Sweat Equity: Habitat of Central Lane’s largest home development gaining momentum

SPRINGFIELD – Sandwiched between R and Q streets, development is underway for Habitat for Humanity of Central Lane’s largest home development in its 30-year history,  Fischer Village.

“We are going for high density so we can build more homes on a single piece of property,” said John Aaron, construction project manager.

On the single-acre property, Fischer Village will include 12 separate two-story homes, 10 of which will be two bedrooms, one bath and 900 square feet. The two “bookend” homes at each end of the development will be ADA-accessible with three bedrooms, two bathrooms and 1,200 square feet. 

The first set of these “tandem homes” — unattached dwelling units occupying the same lot — are being primed to be move-in ready in May, with more tandems weaving their way through the permitting process.  

On the job at Habitat Central Lane since 2020, Aaron has been a contractor for 25 years up and down the West Coast. Most recently, he was in Florence for 14 years, where he worked on projects like building the campus for the Boys and Girls Club.

His attraction to Habitat of Central Lane’s mission and the culture of nonprofits led him to Lane County, where he watched intently as the trusses were delivered at Fischer Village’s first set of homes on Nov. 23. 

Habitat of Central Lane acquired the property in 2012, after having been gifted three of the four lots, and purchasing the final piece in 2017.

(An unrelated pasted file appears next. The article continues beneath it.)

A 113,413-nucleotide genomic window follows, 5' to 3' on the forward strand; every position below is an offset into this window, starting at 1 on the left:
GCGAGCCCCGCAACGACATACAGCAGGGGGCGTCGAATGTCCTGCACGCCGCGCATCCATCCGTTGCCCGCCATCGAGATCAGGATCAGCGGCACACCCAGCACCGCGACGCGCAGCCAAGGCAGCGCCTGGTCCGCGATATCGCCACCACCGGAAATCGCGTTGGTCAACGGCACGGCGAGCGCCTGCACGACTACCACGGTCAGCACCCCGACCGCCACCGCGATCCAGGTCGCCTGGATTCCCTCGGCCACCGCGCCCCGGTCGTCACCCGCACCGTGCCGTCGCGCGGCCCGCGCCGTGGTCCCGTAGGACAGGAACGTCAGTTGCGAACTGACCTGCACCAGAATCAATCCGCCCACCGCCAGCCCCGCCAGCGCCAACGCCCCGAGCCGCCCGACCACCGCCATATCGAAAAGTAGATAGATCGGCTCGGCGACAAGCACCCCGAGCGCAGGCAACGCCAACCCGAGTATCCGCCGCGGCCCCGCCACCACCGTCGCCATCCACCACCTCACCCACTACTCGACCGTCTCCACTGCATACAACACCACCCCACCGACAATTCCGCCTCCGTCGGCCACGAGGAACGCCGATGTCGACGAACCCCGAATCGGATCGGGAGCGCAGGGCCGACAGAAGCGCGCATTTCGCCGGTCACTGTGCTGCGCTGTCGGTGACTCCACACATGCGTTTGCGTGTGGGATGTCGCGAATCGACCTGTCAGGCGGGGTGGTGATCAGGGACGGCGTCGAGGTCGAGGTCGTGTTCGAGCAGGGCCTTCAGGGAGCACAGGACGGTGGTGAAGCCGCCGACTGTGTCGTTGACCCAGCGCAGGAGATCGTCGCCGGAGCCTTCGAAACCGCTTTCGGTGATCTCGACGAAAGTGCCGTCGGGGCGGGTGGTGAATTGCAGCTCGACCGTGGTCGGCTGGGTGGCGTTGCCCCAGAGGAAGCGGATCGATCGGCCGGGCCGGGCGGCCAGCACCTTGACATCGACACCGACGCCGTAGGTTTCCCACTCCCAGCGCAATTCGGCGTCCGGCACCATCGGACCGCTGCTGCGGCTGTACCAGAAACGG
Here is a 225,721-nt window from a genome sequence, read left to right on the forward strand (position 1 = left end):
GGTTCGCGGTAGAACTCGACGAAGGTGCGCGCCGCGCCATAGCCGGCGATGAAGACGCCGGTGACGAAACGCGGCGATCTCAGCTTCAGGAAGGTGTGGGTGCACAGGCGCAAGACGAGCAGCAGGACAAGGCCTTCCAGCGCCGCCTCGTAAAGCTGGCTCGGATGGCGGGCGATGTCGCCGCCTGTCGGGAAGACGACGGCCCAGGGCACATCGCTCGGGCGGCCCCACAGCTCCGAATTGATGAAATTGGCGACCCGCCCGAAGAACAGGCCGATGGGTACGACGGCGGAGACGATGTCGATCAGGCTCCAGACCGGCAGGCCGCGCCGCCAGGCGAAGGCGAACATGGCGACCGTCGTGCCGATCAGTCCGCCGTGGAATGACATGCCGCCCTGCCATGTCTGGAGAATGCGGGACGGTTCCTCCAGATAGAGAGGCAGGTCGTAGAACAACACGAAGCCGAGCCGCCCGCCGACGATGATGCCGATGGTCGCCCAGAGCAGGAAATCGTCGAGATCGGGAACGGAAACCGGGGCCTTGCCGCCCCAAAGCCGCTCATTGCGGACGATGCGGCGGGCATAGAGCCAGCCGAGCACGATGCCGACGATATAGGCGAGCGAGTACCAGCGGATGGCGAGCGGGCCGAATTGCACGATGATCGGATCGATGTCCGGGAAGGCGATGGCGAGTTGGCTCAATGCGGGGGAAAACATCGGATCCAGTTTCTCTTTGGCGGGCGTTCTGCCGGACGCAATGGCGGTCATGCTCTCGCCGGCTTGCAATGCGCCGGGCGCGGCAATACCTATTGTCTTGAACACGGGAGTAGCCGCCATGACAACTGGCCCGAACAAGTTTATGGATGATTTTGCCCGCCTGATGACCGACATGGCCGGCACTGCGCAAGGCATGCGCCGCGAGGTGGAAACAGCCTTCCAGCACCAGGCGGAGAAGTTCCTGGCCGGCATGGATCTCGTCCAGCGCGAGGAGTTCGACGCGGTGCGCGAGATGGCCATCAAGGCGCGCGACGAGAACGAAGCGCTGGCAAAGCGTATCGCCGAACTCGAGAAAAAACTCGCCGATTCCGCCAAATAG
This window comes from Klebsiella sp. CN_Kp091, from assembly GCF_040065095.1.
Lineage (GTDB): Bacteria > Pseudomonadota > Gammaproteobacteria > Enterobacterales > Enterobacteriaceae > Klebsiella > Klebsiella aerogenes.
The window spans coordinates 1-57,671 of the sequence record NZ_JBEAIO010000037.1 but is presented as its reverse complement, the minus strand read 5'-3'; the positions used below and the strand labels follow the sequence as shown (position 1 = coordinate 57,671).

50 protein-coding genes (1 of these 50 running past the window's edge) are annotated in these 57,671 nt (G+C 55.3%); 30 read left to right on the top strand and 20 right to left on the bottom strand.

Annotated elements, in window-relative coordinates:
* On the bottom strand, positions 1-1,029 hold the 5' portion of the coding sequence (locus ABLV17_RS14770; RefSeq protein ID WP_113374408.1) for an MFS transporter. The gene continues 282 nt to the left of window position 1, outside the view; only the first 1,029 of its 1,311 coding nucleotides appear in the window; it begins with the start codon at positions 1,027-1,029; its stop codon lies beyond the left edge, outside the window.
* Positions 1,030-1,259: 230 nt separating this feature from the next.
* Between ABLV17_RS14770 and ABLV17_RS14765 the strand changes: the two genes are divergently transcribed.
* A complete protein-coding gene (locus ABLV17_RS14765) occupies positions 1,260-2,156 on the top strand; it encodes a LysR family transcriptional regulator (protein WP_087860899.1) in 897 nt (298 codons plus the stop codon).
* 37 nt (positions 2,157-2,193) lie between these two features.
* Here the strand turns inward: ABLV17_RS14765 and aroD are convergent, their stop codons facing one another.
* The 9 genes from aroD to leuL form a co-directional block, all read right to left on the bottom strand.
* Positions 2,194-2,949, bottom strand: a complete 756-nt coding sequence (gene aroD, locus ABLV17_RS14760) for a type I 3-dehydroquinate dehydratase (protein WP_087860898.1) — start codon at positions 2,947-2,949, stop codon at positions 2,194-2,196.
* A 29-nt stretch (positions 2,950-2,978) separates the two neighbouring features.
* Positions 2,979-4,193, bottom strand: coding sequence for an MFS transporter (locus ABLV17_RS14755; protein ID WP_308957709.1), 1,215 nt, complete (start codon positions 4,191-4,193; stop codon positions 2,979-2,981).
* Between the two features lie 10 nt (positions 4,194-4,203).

“Ephrem Compte … passed away in late 2020, and was a generous supporter of Habitat. We recently received an estate gift that is supporting home construction in Fischer Village, which was named after Ephrem’s late partner, Lee Fischer,” said Jody Campbell, program services and office manager, noting that Fischer was a production designer and art director for film and television, most notably for “The Practice,” “Ally McBeal,” and “Brooklyn Bridge.”   

“Habitat’s mission was important to Ephrem and to Lee,” Campbell said. “Ephrem passionately believed everyone deserves a home of their own, and wanted to help in any way he could. In fact, he celebrated his 90th birthday on the build site of a house he generously sponsored.”

In 2019, Habitat broke ground on the property. After an onslaught of legal delays and the pandemic forcing construction to crawl, the project is starting to regain momentum. “During the pandemic, we were only able to build one home — a big, custom single-family home in North Eugene off Delta Highway,” he said. “Now, we’re trying to ramp up again with all these projects to do four or five a year.”

The proper permits for Fischer Village came through in July. “We’re only about 120 days into it, so we’re moving right along. We expect to have all of these completed by the Fall of 2025,” he said.

The scale of this property is due in part to the City of Springfield’s zoning law changes in 2019, which effectively opened the door for higher density development. 

“Originally, there were only going to be six to eight homes here,” Aaron said. “The changes with the zoning laws allows us to put more people in a smaller area.”

Habitat of Central Lane typically constructs smaller developments called “cluster cottages” of up to four homes that are 800 square feet or less, in addition to single-family homes on a single property. 

“Being able to do a property with 12 homes — taken from four properties and subdividing them — makes Fischer Village the biggest property we’ve developed,” he said.